Bilevel Positive Pressure Ventilation (BIPAP)in Patients With Sleep Disorders Breathing (SDB)and Congestive Heart Failure (CHF):Comparison of Two Diagnostic Methods
Successful treatment of pulmonary edema was first published in 1938 by A. L. Barach. Since then, this has been the accepted method of treating acute respiratory failure due to left heart failure and edema.
The question was raised if pressure supported ventilation during sleep is used to eliminate sleep apneas, would it be useful also for improving congestive heart failure (CHF). Recent studies assessed the role of continuous positive airway pressure (CPAP) in patients with advanced CHF and found the treatment useful. A possible explanation for these results is that central sleep apnea frequently coexists with severe CHF and is not treated or suppressed by CPAP.
The frequency of central sleep apnea increases with the severity of CHF and can be found in more than 30% of patients.
A few recent studies showed the usefulness of bilevel positive airway pressure (BIPAP) or adaptive servo-ventilation (ASV). ASV led to improvement in ejection fraction as well as in 6 min walking distance testing, and was associated with decreased BNP levels. In another study, bilevel PAP increased LVEF by 7.9%.
The limitations of these studies are the small number of patients and that they were conducted on inpatients only. These factors make it difficult to include BIPAP in the guidelines for chronic heart failure therapy.
Recently, two outpatient modalities have been introduced to diagnose sleep disordering breathing (SDB). However, no study has directly compared the results of both studies in patients with CHF. Moreover, no studies have assessed improvement in CHF after BIPAP treatment.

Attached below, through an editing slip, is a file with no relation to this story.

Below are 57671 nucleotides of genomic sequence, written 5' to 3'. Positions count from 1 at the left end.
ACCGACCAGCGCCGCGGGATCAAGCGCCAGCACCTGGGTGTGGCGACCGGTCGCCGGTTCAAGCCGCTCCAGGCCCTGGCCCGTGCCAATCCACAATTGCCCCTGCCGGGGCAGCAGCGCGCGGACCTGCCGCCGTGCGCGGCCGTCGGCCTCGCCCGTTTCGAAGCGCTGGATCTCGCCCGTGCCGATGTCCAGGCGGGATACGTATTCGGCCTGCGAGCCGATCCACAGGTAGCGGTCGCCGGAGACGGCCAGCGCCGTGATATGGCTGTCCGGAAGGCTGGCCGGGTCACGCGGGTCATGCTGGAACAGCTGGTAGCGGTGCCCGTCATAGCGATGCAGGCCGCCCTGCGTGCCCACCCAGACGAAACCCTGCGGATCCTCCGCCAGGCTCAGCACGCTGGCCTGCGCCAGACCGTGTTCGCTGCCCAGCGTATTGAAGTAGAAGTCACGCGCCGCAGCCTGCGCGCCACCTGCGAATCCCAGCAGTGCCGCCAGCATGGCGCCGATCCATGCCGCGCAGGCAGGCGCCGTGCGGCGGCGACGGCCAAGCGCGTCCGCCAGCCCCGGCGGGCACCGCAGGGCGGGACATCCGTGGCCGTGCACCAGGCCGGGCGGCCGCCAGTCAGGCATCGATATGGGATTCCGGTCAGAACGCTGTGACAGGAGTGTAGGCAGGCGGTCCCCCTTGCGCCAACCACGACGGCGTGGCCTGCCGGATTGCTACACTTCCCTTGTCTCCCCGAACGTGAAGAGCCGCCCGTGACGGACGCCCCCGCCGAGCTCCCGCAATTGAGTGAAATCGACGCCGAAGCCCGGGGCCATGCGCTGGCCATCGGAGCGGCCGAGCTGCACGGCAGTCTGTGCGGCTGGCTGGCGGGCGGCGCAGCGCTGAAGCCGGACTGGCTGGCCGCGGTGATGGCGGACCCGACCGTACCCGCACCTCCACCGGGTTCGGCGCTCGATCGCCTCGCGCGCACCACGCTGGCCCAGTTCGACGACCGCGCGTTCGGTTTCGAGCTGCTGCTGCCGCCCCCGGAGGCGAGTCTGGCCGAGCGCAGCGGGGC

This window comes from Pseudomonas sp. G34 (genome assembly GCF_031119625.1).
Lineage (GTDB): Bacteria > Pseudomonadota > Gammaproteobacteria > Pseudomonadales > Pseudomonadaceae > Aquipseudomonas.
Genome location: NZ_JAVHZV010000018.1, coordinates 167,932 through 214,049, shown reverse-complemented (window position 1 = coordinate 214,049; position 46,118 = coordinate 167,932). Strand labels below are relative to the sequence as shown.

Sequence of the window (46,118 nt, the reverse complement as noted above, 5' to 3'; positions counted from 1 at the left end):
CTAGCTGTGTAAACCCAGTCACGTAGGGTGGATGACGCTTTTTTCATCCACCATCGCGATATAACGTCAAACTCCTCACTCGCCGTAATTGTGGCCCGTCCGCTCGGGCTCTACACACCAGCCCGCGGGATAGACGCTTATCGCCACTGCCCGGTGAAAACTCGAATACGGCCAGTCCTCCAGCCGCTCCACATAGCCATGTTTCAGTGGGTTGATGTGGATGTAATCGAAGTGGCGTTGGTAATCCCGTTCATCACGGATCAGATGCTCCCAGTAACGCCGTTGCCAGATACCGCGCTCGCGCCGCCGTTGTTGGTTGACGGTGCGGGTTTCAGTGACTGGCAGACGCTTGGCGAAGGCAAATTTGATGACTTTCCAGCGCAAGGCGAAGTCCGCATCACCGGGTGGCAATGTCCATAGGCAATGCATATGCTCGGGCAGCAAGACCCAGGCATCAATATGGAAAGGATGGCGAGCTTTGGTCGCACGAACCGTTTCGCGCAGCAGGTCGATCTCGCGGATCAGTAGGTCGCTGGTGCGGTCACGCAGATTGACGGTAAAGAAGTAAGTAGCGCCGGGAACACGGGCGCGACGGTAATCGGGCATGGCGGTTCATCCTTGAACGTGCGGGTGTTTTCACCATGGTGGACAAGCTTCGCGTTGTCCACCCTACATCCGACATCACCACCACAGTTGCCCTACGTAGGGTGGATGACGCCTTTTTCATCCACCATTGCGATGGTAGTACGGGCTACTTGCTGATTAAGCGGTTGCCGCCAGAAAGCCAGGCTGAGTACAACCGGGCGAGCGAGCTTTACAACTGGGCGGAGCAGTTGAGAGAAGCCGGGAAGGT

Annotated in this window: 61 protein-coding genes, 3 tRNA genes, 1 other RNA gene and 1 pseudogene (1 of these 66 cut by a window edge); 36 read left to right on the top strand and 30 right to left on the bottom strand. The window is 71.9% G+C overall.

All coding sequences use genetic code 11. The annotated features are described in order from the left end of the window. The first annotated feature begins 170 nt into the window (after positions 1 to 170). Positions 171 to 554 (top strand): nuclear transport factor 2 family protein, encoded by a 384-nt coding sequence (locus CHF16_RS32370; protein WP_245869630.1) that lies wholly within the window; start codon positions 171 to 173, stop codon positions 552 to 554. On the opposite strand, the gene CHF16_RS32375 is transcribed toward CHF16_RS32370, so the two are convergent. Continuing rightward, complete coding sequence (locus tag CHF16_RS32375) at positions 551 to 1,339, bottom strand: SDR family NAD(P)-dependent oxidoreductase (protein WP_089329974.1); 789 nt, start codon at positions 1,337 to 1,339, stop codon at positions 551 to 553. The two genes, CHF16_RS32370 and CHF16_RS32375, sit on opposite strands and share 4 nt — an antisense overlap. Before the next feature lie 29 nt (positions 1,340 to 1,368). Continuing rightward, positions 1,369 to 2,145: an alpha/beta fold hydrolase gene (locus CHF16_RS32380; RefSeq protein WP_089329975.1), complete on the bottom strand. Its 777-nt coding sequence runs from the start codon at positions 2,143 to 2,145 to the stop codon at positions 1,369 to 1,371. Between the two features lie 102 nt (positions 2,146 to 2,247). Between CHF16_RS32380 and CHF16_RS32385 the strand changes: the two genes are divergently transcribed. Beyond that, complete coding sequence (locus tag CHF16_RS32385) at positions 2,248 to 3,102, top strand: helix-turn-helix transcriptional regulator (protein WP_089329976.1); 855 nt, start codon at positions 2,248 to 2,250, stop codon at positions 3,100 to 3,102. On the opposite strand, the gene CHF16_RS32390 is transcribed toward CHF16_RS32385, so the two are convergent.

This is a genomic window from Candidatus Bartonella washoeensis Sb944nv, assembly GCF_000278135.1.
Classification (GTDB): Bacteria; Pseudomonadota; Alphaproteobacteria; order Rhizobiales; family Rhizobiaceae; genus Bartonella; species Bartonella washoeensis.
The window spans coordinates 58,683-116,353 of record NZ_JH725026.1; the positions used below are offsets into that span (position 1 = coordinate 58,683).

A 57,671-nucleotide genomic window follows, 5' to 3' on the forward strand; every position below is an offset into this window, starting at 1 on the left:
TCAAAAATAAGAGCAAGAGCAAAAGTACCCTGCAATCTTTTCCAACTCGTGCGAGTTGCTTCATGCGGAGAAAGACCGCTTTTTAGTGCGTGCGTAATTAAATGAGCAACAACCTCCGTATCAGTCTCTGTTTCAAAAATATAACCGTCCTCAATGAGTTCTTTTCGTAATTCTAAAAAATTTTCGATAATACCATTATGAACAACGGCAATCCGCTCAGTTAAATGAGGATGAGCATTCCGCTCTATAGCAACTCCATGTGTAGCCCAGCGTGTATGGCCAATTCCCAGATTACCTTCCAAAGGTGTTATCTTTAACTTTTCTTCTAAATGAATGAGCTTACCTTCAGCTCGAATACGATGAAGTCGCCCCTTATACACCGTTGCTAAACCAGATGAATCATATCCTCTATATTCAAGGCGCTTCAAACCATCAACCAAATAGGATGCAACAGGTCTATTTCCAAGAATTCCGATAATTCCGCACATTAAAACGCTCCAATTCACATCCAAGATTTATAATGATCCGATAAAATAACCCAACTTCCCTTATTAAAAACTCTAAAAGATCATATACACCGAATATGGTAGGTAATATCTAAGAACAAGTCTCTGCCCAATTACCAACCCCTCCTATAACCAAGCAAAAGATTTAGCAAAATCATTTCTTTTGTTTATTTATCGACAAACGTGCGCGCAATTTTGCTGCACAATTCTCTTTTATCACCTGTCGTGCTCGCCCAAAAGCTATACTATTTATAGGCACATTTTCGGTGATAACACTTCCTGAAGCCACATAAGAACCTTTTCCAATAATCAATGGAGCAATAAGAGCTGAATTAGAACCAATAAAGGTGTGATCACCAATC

In addition, the investigators plan to assess the endothelial function in this population before and after BIPAP treatment with the EndoPAT, a noninvasive technology
|Study Design:||Intervention Model: Single Group Assignment
Masking: Open Label
Primary Purpose: Treatment
- changes in frequency of centeral sleep apnea in patients with congestive heart failure before and after BIPAP treatment [ Time Frame: 4 months ] [ Designated as safety issue: No ]
- changes in ejection fraction measured by cardiac echocardiography [ Time Frame: 4 months ] [ Designated as safety issue: No ]
|Study Start Date:||January 2012|
|Estimated Study Completion Date:||February 2014|
|Estimated Primary Completion Date:||February 2014 (Final data collection date for primary outcome measure)|
Experimental: all patients with symptomatic CHF
The Watch-PAT is a home sleep testing (HST) device. The Watch-PAT is a patient-worn, self-contained, non-invasive device used in the patient's home.
The Watch-PAT diagnoses obstructive sleep apnea (OSA) by measuring the PAT signal, heart rate, oxygen saturation, and actigraphy. The PAT signal is a validated surrogate measure of sympathetic activation that is associated with apneic events and respiratory effort related arousals (RERA). The Watch-PAT provides measures of all the OSA indices, i.e., Apnea Hypopnea Index (AHI), Respiratory Disturbances Index (RDI), and Oxygen Desaturation Index (ODI), which enable accurate assessment of the presence and severity of OSA and its effect on sleep architecture, sleep quality.
Based on the PAT and actigraphy signals, Watch-PAT differentiates between sleep and wake and detects sleep stages (light, deep, and REM) providing, the effect on additional specific conditions such as REM related apnea.